Kenyan politician condemns homosexuality

Deputy President of Kenya, William Ruto ‘shows the door’ to gays and lesbians

Photo by: the Guardian
Photo by: the Guardian

Updated Jul 28, 2015

Deputy President of Kenya, William Ruto, preached to worshippers at a church in Nairobi that homosexuals had no place in the east African nation, according to to reports from the country on Monday.

Ruto's statement at a church service on Sunday came a week after Kenya’s High Court allowed members of the lesbian, gay, bisexual and transgender (LGBT) community to form NGOs and officially register their organisations.

Homosexuality is illegal in many countries in Africa including Kenya. However top leaders in the country such as the president and deputy president generally stay away from debates over the issue.

“We will not allow homosexuality in our society as it violates our religious and cultural beliefs,” Ruto said at a church meeting in Nairobi.

“We will stand with religious leaders to defend our faith and our beliefs,” he added.

“There’s no room for homosexuality in this country. That one I can assure you.”

After Ruto’s comments on homosexuals, he was targeted by social media users in Kenya.

Binyavanga Wainaina, a prominent Kenyan writer who last year came out as gay, took the lead to attack Ruto on social media, calling thousands to join him.

“Our Deputy President Ruto is building himself to be the most dangerous man in Africa. If his strategy works much will burn,” Wainaina told his followers on Twitter.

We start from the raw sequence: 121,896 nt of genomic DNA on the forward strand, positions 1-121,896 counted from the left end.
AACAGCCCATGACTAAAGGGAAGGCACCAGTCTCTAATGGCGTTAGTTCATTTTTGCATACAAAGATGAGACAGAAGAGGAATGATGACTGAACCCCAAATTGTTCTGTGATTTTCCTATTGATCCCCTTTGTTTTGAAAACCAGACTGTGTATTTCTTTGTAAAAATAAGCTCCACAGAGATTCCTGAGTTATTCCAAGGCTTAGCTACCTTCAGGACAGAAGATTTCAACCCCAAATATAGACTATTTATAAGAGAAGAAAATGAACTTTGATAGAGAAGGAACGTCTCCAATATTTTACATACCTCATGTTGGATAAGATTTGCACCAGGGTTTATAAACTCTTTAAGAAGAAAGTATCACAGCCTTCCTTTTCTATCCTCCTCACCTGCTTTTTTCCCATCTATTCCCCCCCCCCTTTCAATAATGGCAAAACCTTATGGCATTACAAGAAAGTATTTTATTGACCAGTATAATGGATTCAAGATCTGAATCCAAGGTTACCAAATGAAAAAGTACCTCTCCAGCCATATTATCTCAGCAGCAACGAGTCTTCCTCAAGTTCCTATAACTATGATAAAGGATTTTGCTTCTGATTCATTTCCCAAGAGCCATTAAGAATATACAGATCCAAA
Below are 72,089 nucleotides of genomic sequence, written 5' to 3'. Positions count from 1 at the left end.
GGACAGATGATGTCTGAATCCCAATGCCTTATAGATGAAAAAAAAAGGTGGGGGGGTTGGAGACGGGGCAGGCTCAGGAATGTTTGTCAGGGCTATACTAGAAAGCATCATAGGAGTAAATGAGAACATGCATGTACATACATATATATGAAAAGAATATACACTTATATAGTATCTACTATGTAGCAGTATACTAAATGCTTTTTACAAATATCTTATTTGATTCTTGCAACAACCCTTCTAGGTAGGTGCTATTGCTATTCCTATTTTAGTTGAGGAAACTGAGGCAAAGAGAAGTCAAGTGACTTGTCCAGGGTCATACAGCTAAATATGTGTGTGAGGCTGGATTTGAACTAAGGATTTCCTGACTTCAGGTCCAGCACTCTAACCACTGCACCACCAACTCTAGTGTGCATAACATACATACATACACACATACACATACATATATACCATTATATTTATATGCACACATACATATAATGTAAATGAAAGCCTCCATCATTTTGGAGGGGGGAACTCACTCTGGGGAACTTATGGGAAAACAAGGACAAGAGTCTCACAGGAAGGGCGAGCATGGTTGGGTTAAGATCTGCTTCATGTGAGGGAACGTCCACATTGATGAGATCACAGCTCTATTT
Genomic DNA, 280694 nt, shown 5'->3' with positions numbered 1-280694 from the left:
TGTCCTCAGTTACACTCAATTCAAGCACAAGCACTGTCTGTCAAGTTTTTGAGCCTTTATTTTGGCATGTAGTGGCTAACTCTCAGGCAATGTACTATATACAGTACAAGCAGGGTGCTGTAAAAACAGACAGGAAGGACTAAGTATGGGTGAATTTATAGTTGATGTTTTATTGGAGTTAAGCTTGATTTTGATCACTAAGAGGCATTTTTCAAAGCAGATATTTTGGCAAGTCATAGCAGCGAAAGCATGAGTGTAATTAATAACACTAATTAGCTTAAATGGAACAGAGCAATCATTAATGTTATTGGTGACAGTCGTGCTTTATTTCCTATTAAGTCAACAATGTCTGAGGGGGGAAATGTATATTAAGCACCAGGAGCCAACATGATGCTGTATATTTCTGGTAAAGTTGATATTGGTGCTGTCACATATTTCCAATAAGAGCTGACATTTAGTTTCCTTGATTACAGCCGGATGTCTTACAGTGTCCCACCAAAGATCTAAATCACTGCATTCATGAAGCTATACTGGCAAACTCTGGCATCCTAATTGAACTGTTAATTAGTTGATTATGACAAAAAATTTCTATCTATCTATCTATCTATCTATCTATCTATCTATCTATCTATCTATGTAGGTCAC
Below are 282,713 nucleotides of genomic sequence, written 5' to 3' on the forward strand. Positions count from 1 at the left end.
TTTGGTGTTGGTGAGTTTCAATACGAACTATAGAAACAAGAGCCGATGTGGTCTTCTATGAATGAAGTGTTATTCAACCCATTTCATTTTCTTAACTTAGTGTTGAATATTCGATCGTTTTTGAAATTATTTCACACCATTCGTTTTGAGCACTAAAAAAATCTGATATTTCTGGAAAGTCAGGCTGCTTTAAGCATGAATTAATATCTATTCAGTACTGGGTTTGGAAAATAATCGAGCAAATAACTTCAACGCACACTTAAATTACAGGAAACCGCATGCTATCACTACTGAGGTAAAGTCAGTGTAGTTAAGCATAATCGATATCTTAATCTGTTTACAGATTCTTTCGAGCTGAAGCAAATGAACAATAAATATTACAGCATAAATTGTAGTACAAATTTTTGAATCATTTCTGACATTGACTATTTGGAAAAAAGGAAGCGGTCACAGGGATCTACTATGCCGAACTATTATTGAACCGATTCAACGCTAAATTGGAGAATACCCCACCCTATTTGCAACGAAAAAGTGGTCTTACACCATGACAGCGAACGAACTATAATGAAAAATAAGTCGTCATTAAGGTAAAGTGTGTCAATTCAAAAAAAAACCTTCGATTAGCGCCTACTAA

Ruto’s comments came on the day US Secretary of State John Kerry arrived in Kenya promising to push for human rights, alongside discussions on security and terrorism.

Ruto - who is on trial at the International Criminal in The Hague, accused of crimes against humanity - said “his stance was about morality not politics.”

“When we say this, we are not saying so as to get votes but to protect what we all believe is right,” he said, according to The Star newspaper.

Last week, Kenyan High Court in Nairobi has ordered a government agency to register a human rights group that represents Kenyan gays and lesbians to defend their rights.

The court ruled that the constitution allowed recognition and protection of the rights of “every person,” including minority groups such as gays and lesbians.

TRTWorld and agencies